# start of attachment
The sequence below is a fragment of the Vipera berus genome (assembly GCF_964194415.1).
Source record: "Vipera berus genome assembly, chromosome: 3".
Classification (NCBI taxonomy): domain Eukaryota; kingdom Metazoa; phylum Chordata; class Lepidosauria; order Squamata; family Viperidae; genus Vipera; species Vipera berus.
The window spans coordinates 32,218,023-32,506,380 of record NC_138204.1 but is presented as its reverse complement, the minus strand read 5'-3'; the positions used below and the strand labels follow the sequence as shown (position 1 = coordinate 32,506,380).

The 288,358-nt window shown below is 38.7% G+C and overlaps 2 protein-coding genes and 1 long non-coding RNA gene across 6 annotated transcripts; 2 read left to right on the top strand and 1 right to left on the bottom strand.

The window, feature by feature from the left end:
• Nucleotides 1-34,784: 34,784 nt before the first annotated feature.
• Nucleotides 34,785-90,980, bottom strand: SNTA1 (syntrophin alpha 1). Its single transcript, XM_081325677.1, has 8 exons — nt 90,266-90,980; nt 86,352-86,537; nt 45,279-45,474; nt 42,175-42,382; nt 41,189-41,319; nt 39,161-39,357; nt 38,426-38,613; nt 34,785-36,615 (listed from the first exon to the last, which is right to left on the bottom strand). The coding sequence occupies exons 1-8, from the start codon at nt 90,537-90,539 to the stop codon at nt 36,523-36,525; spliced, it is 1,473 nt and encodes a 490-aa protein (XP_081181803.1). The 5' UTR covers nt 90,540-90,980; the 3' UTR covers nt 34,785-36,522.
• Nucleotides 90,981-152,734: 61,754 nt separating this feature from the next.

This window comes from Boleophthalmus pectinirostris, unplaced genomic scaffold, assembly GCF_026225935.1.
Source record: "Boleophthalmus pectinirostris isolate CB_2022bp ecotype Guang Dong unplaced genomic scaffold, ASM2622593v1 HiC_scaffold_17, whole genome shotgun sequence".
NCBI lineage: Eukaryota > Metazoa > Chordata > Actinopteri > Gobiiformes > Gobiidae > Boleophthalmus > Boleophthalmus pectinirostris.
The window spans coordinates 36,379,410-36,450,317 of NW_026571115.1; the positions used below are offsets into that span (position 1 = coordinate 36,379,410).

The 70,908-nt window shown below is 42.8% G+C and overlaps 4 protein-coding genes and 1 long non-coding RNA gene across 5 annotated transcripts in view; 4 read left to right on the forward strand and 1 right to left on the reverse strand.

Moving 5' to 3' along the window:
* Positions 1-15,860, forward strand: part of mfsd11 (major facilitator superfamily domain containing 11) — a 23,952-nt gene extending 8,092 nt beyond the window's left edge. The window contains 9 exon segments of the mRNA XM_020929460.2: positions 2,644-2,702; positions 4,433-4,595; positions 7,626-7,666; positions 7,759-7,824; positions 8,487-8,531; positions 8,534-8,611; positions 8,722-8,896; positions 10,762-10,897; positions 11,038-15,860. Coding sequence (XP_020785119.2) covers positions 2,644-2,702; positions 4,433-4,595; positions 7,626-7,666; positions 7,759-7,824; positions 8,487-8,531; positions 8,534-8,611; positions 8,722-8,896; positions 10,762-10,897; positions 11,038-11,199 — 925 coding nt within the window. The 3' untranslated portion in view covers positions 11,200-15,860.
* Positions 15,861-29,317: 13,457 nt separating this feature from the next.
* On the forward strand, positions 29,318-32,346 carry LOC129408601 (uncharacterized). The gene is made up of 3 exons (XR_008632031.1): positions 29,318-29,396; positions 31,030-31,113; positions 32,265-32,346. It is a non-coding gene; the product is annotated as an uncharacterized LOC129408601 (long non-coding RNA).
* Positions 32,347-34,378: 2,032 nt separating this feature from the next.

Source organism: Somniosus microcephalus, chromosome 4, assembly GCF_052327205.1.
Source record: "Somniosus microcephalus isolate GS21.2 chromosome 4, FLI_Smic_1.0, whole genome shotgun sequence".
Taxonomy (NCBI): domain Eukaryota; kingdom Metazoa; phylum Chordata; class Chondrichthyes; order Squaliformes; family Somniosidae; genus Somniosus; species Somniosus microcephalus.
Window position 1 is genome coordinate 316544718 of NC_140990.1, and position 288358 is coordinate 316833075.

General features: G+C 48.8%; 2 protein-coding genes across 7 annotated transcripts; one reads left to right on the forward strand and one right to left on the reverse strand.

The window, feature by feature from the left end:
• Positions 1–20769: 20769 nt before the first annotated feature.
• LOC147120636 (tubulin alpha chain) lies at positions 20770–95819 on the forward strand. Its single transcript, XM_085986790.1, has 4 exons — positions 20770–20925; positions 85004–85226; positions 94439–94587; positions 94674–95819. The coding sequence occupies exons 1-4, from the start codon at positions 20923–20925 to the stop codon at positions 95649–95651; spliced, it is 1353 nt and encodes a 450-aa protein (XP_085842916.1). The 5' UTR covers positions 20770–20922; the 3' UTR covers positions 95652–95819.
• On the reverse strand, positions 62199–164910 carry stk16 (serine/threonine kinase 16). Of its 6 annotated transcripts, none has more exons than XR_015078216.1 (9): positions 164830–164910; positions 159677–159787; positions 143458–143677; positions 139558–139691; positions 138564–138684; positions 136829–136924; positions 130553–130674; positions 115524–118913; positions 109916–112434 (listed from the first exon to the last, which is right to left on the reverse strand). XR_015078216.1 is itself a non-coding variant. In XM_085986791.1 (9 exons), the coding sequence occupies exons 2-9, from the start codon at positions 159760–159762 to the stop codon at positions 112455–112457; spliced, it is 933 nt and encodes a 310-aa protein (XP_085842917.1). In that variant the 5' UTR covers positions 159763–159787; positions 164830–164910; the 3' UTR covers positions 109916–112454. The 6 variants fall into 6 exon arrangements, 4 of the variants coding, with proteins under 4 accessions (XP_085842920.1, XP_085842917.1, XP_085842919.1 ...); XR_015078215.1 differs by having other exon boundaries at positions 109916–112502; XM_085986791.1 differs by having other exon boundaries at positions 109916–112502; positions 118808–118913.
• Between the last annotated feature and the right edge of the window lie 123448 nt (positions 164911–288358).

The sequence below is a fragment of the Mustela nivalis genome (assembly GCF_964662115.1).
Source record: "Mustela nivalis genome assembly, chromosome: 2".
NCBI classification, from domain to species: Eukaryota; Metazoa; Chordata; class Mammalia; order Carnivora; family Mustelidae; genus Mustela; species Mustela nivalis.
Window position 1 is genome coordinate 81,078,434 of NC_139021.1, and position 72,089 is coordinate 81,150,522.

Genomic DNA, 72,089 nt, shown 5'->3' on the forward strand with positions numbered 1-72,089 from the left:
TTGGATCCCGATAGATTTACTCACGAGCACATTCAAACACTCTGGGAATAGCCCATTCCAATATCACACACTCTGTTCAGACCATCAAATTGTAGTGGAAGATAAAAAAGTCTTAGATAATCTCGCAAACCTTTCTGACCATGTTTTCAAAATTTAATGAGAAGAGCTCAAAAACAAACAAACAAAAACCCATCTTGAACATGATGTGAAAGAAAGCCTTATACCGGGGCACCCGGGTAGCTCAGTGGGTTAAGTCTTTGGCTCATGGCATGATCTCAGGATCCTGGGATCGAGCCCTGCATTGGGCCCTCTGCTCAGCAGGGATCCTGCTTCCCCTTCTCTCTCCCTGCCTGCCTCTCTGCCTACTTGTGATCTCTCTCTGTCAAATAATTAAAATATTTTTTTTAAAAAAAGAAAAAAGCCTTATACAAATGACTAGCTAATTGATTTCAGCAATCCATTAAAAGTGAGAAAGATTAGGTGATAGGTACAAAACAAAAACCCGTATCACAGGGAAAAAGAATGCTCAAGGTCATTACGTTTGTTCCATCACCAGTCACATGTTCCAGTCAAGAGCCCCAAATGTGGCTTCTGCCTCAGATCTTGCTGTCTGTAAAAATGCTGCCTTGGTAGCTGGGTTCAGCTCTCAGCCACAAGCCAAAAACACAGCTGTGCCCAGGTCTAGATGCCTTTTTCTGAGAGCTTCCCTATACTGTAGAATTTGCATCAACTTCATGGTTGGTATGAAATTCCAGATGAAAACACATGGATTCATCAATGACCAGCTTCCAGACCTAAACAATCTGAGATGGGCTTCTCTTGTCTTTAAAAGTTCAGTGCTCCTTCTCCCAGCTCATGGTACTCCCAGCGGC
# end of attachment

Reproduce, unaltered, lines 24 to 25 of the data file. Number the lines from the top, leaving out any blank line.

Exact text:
General features: G+C 48.8%; 2 protein-coding genes across 7 annotated transcripts; one reads left to right on the forward strand and one right to left on the reverse strand.

The window, feature by feature from the left end: